Beginning in 1996, vapor vacuum extraction from the �vadose zone� (the area between the surface of the waste disposal area and the aquifer, which is about 600 feet down) has been used to reduce the amount and concentrations of carbon tet that reaches the aquifer. Historically, concentrations of carbon tet that exceeded safe drinking water standards were found in seven different monitoring wells on the INL Site. After continuous treatment with vapor vacuum extraction and the beginning of the excavation of waste containing carbon tet, the latest aquifer monitoring in May, 2010 showed levels exceeding safe drinking water standards in only one monitoring well.

In 2008, DOE and its regulators agreed on a comprehensive cleanup strategy for the Radioactive Waste Management Complex. The selected remedy controls the source of contamination through retrieval of buried waste, as well as using in situ grouting (using a grout mixture to stabilize potentially mobile contaminants), continued vapor vacuum extraction of carbon tet, and eventually, a barrier over the surface of the remaining buried waste. The effectiveness of these measures will be monitored long-term, and access and control of the area will be controlled over time.

Retrieving waste reduces inventories of carbon tet. In situ grouting reduces mobility of two potential contaminants � technetium-99 and iodine-129 -- which are found in the waste buried there. Operating the existing vapor vacuum extraction and treatment system continues to remove and treat carbon tet � and other volatile organic compounds � in the vadose zone. The extraction and treatment system, coupled with waste retrieval, addresses the greatest and most imminent threat to groundwater quality.

Meanwhile, a record of decision was completed in May 2007 for the Idaho Nuclear Technology and Engineering Center�s tank farm contaminated soil and contaminated groundwater. The record of decision was based on a study completed in 2006 that determined the nature and extent of contamination, assessed risks to people and the environment, and concluded that action was necessary to protect workers and the Snake River Plain Aquifer.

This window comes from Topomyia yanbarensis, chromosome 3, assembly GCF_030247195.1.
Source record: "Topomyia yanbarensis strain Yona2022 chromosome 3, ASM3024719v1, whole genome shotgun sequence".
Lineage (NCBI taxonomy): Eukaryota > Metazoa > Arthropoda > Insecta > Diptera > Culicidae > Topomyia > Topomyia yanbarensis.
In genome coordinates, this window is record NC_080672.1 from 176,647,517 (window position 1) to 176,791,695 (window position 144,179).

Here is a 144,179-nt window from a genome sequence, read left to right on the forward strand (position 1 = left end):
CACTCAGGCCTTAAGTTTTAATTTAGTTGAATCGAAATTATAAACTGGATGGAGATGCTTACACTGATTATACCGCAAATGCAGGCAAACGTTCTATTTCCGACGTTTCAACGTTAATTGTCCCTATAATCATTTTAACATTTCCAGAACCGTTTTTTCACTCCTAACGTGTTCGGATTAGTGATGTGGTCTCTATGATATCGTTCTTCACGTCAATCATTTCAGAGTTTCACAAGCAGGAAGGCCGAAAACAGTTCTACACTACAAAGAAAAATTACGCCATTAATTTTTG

Multiple approaches will be used to reduce infiltration of waster through the contaminated tank farm soils and to the shallow �perched water� (a zone of water about 110 below the tank farm), where most of the contaminants of concern to the aquifer reside. This will include various water control measures, such as installation of an asphalt cover over the tank farm and surrounding area; monitoring of perched water levels as an early detection system for underground pipe leaks; and more intensive storm water management. Once the INTEC facility is closed, a final, thick soil cover will be installed that is designed to accept and dispense moisture to plants at the surface, while limiting water infiltration to the underlying cover layers. Controlling water at this site will help eliminate a potential �driver� of surface and sub-surface contaminants into the aquifer below.

In 2009, a record of decision was signed for site-wide groundwater at the INL. The record of decision was based on a multi-year environmental investigation of the aquifer beneath the site, and concluded that groundwater leaving the INL site boundary will continue to be safe for domestic and agricultural uses. This investigation was responsible for regional aquifer concerns related to the INL that could not be addressed on an area-specific basis, or any other areas at the INL that were not covered by other investigations.

Based on decades of sampling by several agencies and institutions, and on computer modeling results, the DOE and its regulatory agencies agreed that water leaving the INL boundary currently meets established drinking water standards and will continue to do so in the foreseeable future. That is why the three agencies � the U.S. DOE, U.S. Environmental Protection Agency and the Idaho Department of Environmental Quality � selected a �no action� approach that will include ongoing monitoring to assure water quality remains high over time.

Finally, DOE is required to complete five-year reviews as long as contaminants remain in place above risk-based levels to ensure the selected remedies continue to protect workers, the public and the environment. DOE will monitor the groundwater over the long-term to assure the accuracy of computer modeling which predicts the water leaving site boundaries will be safe to use, and that contaminants do not migrate off the INL site at levels of concern.

Editorial Date September 23, 2010
By Brad Bugger